Beer Brined Scallops over Smokey Corn Puree and Stout Molasses Sauce

Beer Brined Scallops over Smokey Corn Puree and Stout Molasses Sauce

Ingredients

    For the Scallops:
  • 12 ounces pale ale
  • 2 tbs salt
  • 1 cup water
  • ¼ cup lemon juice
  • 12 jumbo scallops
  • 2 tbs unsalted butter
  • 2 tbs olive oil
  • For the Corn Puree
  • 4 ears of corn
  • 5 tbs butter
  • ¼ tsp salt
  • ½ tsp black pepper
  • 1/4 tsp smoked paprika
  • 1 cup cream (or half and half)
  • For the Sauce
  • 1 cup stout
  • 1 tbs molasses (don't use Blackstrap)
  • 3 tbs balsamic
  • 1 tbs soy

Directions

  1. In a large bowl stir together the pale ale, salt, water and lemon juice.
  2. Add the scallops, cover and refrigerate for 1 hour.
  3. While the scallops brine, make the puree. Cut the kernels off the corn cob, set aside.
  4. In a saucepan over medium high heat, melt the butter. Add the kernels, salt, pepper, smoked paprika and cream. Allow to simmer until corn has softened, about 8 minutes. Add to a blender or food process and process until smooth, about 5 minutes. Pass through a fine mesh strainer or chinois (this will remove any fibers and give you a really creamy puree).
  5. Make the sauce: Add the stout, molasses, balsamic and soy to a sauce pan over high heat. Bring to a boil, reduce heat to maintain a strong simmer, cooking until reduced and slightly thickened, about 10 minutes (should easily coat a spoon). Sauce can be made three days ahead of time and stored in the fridge, but with thicken as it cools. Heat slightly to thin.
  6. Remove the scallops from fridge and place on top of a stack of 4-5 paper towels. Add another layer of paper towels and allow to drain and dry for 15 minutes. Sprinkle with pepper on both sides.
  7. Add the butter and olive oil to a pan over high heat. Allow the butter to melt and get very hot, nearly smoking.
  8. Add the scallops, flat side down, and allow to cook until a dark golden brown crust forms on the bottom, about 2 minutes. Flip and cook until seared on the opposite side. Remove from pan when a slight hint of translucent pink still remains at the center, don’t over cook.
https://domesticfits.com/beer-brined-scallops-over-smokey-corn-puree-and-stout-molasses-sauce/

Beer Brined Scallops over Smokey Corn Puree and Stout Molasses Sauce

Lemon Beer Dream Cake

Lemon Beer Dream Cake via @TheBeeroness

As I type this, I stand firmly on the waining end of National IPA Day (August 1st).  With two different bottles of IPA rattling around in my bones, I blame all levels of grammatical inaccuracies and typos on higher than average ABV’s.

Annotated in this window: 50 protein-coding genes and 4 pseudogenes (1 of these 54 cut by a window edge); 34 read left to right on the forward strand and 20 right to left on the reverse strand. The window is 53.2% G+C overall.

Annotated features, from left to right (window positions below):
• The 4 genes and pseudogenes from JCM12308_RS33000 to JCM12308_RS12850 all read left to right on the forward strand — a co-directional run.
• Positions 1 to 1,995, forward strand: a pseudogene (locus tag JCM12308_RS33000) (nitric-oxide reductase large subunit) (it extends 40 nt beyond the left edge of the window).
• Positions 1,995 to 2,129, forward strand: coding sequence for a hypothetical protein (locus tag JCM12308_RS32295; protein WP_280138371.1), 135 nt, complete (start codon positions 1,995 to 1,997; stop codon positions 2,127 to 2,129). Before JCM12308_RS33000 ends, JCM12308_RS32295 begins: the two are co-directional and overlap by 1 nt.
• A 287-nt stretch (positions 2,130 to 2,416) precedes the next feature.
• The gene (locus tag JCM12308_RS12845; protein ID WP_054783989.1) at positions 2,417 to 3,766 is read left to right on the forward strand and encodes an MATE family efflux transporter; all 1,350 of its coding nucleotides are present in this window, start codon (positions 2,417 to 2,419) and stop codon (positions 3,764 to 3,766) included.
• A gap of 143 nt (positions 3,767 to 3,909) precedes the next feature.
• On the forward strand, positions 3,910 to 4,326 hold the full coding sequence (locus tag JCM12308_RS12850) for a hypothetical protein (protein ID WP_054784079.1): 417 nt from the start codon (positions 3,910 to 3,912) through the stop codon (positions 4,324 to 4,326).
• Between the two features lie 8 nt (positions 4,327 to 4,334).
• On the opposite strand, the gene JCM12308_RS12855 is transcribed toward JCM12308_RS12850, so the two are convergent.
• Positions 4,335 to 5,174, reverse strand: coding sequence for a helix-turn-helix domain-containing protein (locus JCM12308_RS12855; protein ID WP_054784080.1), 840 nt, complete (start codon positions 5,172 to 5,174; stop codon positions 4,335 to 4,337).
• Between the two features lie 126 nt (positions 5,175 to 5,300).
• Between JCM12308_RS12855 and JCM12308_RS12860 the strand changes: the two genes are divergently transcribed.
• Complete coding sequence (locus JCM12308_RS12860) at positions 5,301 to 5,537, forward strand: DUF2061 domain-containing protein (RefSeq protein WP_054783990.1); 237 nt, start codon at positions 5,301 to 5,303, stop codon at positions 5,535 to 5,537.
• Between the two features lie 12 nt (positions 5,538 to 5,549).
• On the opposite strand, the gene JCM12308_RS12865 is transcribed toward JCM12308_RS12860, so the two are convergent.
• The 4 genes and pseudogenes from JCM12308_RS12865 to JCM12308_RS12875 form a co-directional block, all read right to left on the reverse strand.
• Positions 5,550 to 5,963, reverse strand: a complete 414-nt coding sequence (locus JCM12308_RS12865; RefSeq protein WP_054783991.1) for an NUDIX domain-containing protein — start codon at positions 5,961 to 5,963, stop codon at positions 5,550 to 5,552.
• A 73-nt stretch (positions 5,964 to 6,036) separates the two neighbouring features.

IPA day was started by bloggers, with nothing to gain but promoting the hoptastic end of craft beer sepctructrum. It wasn’t a cooperate game, a marketing strategy, or a way to promote a single beer. It’s a rally cry, a voice from within this community I’ve come to love that just says, "join us." A way to celebrate the beer that’s at the cornerstone of a movement that identifies us as a community and a way to pull others into the pot. Drink the Dry Hopped Kool-Aid with us, we want you here. No singular voice benefits from this, it’s just a fun, rising tide, that lifts all craft beer ships.

For these reasons, I’ll always participate. Until it gains sponsors, then I may have to reconsider.

Lemon Beer Dream Cake via @TheBeeroness

As I spent a day in and out of comprehensive distraction, I did what I do in this corner of Craft Beer Land, I cooked. I baked. I made a cake that served as a bit of therapy for a strange time in a strange life. I wanted to pay homage to the Beer of the Hour, but that IPA can temperamental. Cooking and reducing an IPA in any capacity can be a bit hit or miss. Higher IBU beer (IBU stands from International Bitterness Units, it’s how to tell how hoppy or bitter a beer is), reduce to a very bitter product. I generally use them when the beer won’t beer cooked (or at least not cooked for an extended period of time), or when I want a little beer to go along way, flavor wise.

Lemon Beer Dream Cake via @TheBeeroness

A fringe benefit of beer blogging is surprise shipments of beer from great breweries. A recent shipment was graciously sent over from a brewery out of Athens, Georgia called Terrapin. Although most of the time I’ve spent in Georgia should go lavishly unrecorded, I would like to take a trip back to visit this place.

Terrpain’s dedication to diversity of brew, as well as a steadfast determination to provide Beer For All, makes this a place I want to hang out. Sampling the beer sent all the way to the far reaches of the West Coast, I found beer that I can give to the Craft Beer Seekers in my life as well as beer that I consider to be Gateway Beer. Gateway beer is a favorite category of mine, and often hard to fill. It’s beer that will rest well on the palates of those in the Craft Beer know, as well as easy beer to serve to people who, "don’t really like beer." It’s my way of pulling a few vodka drinkers and inBev devotees over to the Craft Beer side.

Only hours after a stash from Terrapin landed on my doorstep, I weighed my options. For this cake, I needed a lower hop beer for the cake and wanted an IPA for the filling and the frosting. I choose Maggie’s Peach Farmhouse ale (great gateway beer) for the cake and Hopzilla (beautiful, well balanced IPA) for the frosting.

Lemon Beer Dream Cake via @TheBeeroness